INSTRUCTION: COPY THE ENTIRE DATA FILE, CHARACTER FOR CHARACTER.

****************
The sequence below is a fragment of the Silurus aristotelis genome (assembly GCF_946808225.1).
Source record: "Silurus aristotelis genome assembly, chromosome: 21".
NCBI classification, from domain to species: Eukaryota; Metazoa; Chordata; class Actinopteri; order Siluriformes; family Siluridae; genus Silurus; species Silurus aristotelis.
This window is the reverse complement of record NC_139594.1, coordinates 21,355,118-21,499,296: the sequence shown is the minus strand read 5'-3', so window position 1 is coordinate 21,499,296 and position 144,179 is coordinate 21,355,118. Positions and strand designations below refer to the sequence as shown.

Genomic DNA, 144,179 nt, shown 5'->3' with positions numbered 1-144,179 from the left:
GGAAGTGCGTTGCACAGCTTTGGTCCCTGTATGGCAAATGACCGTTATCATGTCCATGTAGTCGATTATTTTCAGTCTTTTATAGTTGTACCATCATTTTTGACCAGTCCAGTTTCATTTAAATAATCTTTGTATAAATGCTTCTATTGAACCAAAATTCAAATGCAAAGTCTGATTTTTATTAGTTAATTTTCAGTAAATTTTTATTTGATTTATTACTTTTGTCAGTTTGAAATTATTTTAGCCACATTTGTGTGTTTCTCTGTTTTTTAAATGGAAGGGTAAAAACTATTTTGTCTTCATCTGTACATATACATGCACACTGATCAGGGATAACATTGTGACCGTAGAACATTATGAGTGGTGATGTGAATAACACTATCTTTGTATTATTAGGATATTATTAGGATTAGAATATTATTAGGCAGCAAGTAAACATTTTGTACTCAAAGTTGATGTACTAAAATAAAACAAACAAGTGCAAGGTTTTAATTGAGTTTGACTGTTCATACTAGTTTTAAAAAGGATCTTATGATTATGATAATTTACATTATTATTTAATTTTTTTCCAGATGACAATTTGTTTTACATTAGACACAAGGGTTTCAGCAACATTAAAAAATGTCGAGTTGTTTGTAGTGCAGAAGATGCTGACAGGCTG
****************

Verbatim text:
The sequence below is a fragment of the Silurus aristotelis genome (assembly GCF_946808225.1).
Source record: "Silurus aristotelis genome assembly, chromosome: 21".
NCBI classification, from domain to species: Eukaryota; Metazoa; Chordata; class Actinopteri; order Siluriformes; family Siluridae; genus Silurus; species Silurus aristotelis.
This window is the reverse complement of record NC_139594.1, coordinates 21,355,118-21,499,296: the sequence shown is the minus strand read 5'-3', so window position 1 is coordinate 21,499,296 and position 144,179 is coordinate 21,355,118. Positions and strand designations below refer to the sequence as shown.

Genomic DNA, 144,179 nt, shown 5'->3' with positions numbered 1-144,179 from the left:
GGAAGTGCGTTGCACAGCTTTGGTCCCTGTATGGCAAATGACCGTTATCATGTCCATGTAGTCGATTATTTTCAGTCTTTTATAGTTGTACCATCATTTTTGACCAGTCCAGTTTCATTTAAATAATCTTTGTATAAATGCTTCTATTGAACCAAAATTCAAATGCAAAGTCTGATTTTTATTAGTTAATTTTCAGTAAATTTTTATTTGATTTATTACTTTTGTCAGTTTGAAATTATTTTAGCCACATTTGTGTGTTTCTCTGTTTTTTAAATGGAAGGGTAAAAACTATTTTGTCTTCATCTGTACATATACATGCACACTGATCAGGGATAACATTGTGACCGTAGAACATTATGAGTGGTGATGTGAATAACACTATCTTTGTATTATTAGGATATTATTAGGATTAGAATATTATTAGGCAGCAAGTAAACATTTTGTACTCAAAGTTGATGTACTAAAATAAAACAAACAAGTGCAAGGTTTTAATTGAGTTTGACTGTTCATACTAGTTTTAAAAAGGATCTTATGATTATGATAATTTACATTATTATTTAATTTTTTTCCAGATGACAATTTGTTTTACATTAGACACAAGGGTTTCAGCAACATTAAAAAATGTCGAGTTGTTTGTAGTGCAGAAGATGCTGACAGGCTG